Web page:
Michael Landon as Little Joe, Lorne Greene as Ben Cartwright, and Dan Blocker as Hoss in Bonanza.(Getty Images)

Some years ago, when I first visited Sikluv Mlyn, a Wild West theme park in the Czech Republic, I was startled by the music piped in to the lobby of my hotel. It was the unmistakable theme song from the iconic TV show Bonanza–sung in Czech.

Bonanza, which ran from 1959 to 1973, recounted the adventures of the tight-knit Cartwright clan—the patriarch Ben, his three sons Adam, Hoss, and Little Joe—and the goings-on at their sprawling Ponderosa ranch. Syndicated to dozens of countries and dubbed into languages ranging from German to Japanese, it was one of the most popular and widely watched television shows of all time and has had a tremendous impact in honing the image of the American West around the world.

But few viewers realize how deeply rooted the show was in, well, Yiddishkeit (and not just because two of the stars—Lorne Greene as Ben and Michael Landon as Little Joe—were Jewish).

Bonanza was the brainchild of David Dortort, a pioneering television writer and producer who died in September at the age of 93. The Brooklyn-born son of Eastern European Jewish immigrants, Dortort had a lifelong commitment to Jewish causes; among other things, he and his wife Rose, who died in 2007, endowed cultural programs at the American Jewish University and Hillel at UCLA.

I discussed the Jewish underpinnings of Bonanza with Dortort during a lengthy interview at his home in Los Angeles in December 2004, as part of my ongoing research on the American West in the European imagination.

Bonanza’s story lines, he told me, centered on relationships rather than good guy-bad guy gunplay and stressed the values of love, respect, and family ties. He had employed these values, he said, to create a mythic world along the lines of the Arthurian legends, with the Ponderosa a sort of American Camelot and Ben Cartwright a King Arthur figure.

He named the Cartwright patriarch Ben after his own father, a yeshiva bokher who immigrated to the United States at 15 and became an insurance broker in Brooklyn. It wasn’t just a name that the two shared. “Essentially the values that I put into Bonanza are Jewish values that I learned in my home, from my father,” he told me. “One of the great things about the United States is that it’s probably the only country in the history of the world that can be described as a Judaic-Christian civilization. Where else did the Jewish people have the freedom they have in this country and enjoy the opportunities?”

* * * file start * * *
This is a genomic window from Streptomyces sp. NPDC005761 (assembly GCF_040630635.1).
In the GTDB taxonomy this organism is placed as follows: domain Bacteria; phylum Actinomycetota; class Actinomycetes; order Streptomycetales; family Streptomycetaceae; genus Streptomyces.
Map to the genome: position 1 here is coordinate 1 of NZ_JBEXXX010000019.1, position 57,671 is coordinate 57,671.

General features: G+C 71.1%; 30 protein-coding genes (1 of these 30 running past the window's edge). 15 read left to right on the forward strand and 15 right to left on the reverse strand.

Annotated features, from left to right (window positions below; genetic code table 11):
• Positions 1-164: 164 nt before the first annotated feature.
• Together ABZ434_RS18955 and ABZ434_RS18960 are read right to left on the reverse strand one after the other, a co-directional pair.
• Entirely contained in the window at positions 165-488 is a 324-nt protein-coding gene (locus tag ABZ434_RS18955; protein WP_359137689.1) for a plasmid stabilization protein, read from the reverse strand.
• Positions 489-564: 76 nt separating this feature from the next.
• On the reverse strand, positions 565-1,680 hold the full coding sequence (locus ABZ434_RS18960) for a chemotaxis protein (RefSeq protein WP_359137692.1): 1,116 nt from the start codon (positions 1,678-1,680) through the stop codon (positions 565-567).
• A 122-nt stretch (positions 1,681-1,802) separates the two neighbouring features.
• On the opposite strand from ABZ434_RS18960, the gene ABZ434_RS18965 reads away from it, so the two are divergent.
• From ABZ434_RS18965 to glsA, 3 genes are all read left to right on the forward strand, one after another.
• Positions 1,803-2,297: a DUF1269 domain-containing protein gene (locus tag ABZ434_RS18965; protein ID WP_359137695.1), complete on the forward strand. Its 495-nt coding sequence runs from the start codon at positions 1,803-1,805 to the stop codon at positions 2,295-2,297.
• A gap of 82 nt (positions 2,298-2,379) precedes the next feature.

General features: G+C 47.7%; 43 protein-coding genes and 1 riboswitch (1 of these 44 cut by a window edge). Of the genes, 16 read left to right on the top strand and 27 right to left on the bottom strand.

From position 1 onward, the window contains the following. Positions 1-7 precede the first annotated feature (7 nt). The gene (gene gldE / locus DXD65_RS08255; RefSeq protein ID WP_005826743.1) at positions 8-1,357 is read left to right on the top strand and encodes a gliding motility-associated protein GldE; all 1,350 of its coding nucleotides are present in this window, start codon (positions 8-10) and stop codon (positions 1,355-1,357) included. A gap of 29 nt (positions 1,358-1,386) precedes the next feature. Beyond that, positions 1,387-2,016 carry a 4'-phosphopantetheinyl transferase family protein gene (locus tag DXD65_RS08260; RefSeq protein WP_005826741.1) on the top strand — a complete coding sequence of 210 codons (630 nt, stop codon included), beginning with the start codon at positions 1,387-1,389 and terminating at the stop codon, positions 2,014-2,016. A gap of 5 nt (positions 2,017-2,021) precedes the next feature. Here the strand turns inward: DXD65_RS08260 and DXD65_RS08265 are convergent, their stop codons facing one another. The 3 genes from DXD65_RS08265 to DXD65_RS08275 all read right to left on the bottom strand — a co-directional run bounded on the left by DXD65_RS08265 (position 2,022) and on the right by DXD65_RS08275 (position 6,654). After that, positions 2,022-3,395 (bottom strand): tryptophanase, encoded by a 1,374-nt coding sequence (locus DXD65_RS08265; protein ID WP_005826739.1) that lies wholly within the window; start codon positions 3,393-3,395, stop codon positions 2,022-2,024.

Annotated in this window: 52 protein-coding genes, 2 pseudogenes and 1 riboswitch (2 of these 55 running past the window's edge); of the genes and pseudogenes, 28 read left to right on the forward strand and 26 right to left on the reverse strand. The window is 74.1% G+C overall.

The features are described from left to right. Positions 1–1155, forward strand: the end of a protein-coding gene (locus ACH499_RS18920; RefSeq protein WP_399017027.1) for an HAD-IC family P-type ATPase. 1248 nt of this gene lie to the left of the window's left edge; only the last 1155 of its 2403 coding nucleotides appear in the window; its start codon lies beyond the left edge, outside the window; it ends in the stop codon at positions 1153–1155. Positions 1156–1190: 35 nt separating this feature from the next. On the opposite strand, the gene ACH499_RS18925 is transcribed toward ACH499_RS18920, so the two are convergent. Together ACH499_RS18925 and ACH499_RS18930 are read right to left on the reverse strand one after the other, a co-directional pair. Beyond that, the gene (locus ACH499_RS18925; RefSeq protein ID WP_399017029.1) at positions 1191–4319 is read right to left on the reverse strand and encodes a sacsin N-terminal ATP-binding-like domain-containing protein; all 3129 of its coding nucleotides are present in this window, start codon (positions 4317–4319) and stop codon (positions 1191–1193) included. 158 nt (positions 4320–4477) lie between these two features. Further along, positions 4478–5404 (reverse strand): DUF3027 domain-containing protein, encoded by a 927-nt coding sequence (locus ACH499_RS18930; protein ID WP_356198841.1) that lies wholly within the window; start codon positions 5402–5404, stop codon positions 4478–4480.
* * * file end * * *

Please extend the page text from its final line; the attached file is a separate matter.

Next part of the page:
Toward the end of our talk, Dortort shifted the conversation away from Bonanza. He told me a family story that shed light on how his own relationship to myth—and to the West—may have been shaped in part by the exploits of his Uncle Harry, a ne’er-do-well in the Old Country who wound up fighting alongside Pancho Villa in Mexico and battling anti-Semites on a California ranch.

In Dortort’s telling, Harry, his father’s younger brother, left Galicia in about 1916; he made his way to Hamburg and got a job on a ship. Soon, Dortort said, “he finds himself off the coast of Mexico and at a port called Tampico, on the Caribbean, and he hears about a fantastic guy in the interior, deep in the Sierra Madre, called Pancho Villa.”

Harry “jumps ship and makes his way into the Sierra Madre somehow to join Pancho Villa. He fights with Villa against the government of Mexico, and they became very close.” Harry, Dortort said, “was a tough little character. He was known as Pancho Villa’s Jew.”

According to Dortort, Harry was with Pancho Villa in March 1916 when Villa carried out a bloody raid on a U.S. Army garrison at Columbus, New Mexico. Soon after, Harry followed Villa’s advice and fled to Texas—specifically to San Antonio, where there was a Jewish community. There, Dortort recounted, Harry spied a woman on the porch of a house, brushing her long, black hair. “He knows this is a Jewish section of town, so he calls up to her in Yiddish, ‘Are you a Jew?’ And she looks down and says, ‘Yes, but who are you and what do you want to know for?’ He looks up and says, ‘Do you want to get married?’ And she hesitated a moment and said, ‘OK!’ ”

Harry and his bride headed west to California, where they operated a citrus ranch near Pomona. By 1920 or 1921, Harry had become so successful that he arranged for his brother Ben to bring his family out to California from Brooklyn.

Dortort was only 4 or 5 years old. “It was beautiful,” he recalled. “No smog in those days, the mountains were clear, and there was snow on them; southern California was like paradise.”

Nearly 40 years later, he created Bonanza.